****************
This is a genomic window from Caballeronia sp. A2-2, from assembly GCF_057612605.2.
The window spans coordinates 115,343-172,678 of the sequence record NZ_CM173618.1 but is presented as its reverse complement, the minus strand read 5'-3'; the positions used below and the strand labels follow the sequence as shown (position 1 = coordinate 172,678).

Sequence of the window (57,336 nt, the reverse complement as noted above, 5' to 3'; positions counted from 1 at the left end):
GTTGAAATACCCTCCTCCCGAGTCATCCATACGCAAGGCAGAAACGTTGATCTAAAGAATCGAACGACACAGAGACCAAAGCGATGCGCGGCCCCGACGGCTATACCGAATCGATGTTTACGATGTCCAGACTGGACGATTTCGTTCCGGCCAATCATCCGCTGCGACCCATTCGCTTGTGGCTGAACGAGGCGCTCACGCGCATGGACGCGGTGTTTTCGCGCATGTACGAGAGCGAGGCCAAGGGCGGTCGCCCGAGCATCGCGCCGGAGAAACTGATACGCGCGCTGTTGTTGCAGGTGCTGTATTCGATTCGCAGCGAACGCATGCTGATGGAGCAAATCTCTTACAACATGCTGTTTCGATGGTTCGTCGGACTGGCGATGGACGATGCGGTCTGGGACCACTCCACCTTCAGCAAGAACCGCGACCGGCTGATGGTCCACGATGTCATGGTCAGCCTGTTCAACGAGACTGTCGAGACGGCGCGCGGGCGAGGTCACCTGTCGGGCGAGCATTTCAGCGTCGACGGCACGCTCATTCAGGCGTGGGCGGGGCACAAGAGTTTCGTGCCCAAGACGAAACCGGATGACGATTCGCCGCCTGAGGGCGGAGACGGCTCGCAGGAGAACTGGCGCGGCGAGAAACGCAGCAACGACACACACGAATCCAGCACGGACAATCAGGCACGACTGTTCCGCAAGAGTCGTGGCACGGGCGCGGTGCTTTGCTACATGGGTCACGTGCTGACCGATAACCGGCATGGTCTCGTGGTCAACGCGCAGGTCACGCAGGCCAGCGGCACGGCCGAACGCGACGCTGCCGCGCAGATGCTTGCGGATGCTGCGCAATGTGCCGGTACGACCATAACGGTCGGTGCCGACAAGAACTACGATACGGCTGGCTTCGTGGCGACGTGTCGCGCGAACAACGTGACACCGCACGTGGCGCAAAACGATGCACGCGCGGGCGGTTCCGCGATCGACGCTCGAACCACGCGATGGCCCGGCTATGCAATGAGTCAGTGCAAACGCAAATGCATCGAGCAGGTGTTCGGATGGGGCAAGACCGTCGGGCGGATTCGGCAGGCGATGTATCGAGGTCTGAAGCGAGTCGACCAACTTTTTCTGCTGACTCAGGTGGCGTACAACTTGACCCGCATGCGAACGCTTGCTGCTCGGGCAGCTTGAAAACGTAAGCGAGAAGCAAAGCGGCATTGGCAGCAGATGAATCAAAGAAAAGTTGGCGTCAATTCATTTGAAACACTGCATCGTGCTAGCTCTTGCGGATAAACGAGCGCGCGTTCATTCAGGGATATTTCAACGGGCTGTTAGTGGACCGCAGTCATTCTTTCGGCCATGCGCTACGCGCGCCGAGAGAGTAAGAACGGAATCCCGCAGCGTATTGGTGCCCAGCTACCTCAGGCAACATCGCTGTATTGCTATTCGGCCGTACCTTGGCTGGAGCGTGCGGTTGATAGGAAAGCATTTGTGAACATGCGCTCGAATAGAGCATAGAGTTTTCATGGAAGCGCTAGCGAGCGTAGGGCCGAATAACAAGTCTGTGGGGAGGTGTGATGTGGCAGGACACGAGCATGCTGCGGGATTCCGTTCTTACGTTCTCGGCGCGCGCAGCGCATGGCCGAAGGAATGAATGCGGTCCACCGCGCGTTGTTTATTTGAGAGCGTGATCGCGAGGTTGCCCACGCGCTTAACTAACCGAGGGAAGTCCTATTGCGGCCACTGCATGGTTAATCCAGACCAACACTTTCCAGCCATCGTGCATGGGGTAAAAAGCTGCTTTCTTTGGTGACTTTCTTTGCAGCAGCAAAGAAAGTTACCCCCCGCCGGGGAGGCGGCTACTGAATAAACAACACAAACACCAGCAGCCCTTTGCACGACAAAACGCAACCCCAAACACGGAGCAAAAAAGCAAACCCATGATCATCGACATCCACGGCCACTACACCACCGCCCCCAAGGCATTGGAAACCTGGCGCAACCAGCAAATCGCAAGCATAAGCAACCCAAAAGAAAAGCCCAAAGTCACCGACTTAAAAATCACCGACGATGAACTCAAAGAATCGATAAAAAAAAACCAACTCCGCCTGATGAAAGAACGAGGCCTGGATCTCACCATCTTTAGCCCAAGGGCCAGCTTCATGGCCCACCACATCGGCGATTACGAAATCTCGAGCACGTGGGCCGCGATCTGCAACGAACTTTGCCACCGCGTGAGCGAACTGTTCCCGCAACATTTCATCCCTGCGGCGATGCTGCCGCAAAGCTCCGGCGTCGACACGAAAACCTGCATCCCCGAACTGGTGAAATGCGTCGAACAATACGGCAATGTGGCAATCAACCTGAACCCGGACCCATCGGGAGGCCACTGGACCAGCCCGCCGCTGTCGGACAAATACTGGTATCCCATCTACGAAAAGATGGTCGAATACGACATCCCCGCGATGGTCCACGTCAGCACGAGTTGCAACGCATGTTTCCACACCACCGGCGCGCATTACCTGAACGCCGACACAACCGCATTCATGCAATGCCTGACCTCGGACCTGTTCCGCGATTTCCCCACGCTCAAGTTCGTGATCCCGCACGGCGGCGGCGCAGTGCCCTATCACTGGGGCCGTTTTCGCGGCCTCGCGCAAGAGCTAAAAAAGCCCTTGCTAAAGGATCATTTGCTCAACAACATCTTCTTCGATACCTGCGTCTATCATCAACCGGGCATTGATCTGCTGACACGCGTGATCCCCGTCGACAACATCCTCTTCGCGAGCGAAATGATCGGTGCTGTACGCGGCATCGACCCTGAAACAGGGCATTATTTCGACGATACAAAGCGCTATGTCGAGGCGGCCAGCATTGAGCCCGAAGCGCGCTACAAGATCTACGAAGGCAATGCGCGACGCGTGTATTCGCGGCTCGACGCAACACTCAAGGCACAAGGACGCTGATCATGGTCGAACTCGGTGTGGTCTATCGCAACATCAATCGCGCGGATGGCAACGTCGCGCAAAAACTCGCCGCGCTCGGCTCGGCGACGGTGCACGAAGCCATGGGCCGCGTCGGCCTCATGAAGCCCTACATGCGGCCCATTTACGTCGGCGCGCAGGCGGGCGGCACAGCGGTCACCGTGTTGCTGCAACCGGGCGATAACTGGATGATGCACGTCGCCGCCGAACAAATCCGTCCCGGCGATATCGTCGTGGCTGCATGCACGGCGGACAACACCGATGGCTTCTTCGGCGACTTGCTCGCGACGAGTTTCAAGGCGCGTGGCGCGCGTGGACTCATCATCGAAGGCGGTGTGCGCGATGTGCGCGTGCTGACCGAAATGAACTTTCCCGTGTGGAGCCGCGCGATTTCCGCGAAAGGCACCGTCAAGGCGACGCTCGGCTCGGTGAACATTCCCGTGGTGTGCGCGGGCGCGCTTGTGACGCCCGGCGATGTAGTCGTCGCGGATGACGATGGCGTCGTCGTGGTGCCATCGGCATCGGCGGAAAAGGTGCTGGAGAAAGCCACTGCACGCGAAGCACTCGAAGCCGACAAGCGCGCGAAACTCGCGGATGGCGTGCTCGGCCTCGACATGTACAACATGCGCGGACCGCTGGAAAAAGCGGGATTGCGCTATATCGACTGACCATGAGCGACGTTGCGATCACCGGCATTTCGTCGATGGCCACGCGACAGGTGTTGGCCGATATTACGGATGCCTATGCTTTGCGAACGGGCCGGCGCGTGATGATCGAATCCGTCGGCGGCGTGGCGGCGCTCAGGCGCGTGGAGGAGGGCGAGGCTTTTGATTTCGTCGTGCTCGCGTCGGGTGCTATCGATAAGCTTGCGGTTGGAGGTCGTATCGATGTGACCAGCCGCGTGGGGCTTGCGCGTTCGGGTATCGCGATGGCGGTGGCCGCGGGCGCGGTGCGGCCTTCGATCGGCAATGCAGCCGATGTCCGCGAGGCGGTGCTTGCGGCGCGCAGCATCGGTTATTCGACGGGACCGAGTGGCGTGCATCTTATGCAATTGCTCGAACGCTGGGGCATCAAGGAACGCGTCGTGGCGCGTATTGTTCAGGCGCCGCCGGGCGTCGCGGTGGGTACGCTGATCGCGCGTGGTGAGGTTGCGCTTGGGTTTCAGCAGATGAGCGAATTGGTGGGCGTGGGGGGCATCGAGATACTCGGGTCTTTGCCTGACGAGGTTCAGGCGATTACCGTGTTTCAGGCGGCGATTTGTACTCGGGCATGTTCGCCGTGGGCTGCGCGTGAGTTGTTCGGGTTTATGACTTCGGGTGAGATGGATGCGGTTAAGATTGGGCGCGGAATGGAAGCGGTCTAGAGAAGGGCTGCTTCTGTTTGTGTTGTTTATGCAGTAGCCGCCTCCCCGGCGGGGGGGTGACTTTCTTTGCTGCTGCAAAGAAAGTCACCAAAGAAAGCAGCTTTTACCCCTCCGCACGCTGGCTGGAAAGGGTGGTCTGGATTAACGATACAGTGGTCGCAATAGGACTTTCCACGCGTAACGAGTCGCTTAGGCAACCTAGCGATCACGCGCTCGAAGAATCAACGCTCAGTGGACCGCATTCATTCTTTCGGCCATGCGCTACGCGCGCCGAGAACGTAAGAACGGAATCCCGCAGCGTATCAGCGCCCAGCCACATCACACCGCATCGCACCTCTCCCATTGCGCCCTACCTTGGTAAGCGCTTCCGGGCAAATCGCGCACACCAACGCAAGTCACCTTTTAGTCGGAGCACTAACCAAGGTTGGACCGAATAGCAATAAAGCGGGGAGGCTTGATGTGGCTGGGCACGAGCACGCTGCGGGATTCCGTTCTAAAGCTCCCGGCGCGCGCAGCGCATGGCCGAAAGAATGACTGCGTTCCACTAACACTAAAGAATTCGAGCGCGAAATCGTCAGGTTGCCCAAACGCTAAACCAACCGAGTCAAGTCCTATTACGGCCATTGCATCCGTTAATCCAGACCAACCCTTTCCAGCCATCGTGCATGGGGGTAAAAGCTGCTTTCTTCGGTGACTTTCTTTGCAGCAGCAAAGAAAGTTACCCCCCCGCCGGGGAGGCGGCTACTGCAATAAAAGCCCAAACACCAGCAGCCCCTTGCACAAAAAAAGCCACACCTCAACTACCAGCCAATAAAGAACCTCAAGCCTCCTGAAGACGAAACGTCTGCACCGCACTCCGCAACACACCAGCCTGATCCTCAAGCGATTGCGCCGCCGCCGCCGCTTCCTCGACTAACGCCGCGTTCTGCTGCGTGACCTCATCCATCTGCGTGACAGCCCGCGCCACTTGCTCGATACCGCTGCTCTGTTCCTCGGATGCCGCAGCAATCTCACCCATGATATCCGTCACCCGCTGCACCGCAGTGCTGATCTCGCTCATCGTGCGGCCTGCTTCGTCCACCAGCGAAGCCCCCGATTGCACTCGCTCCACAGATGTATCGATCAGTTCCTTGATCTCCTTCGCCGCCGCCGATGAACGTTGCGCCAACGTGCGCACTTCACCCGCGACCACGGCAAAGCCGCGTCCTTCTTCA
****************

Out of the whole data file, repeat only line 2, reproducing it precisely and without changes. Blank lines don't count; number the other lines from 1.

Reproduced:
The window spans coordinates 115,343-172,678 of the sequence record NZ_CM173618.1 but is presented as its reverse complement, the minus strand read 5'-3'; the positions used below and the strand labels follow the sequence as shown (position 1 = coordinate 172,678).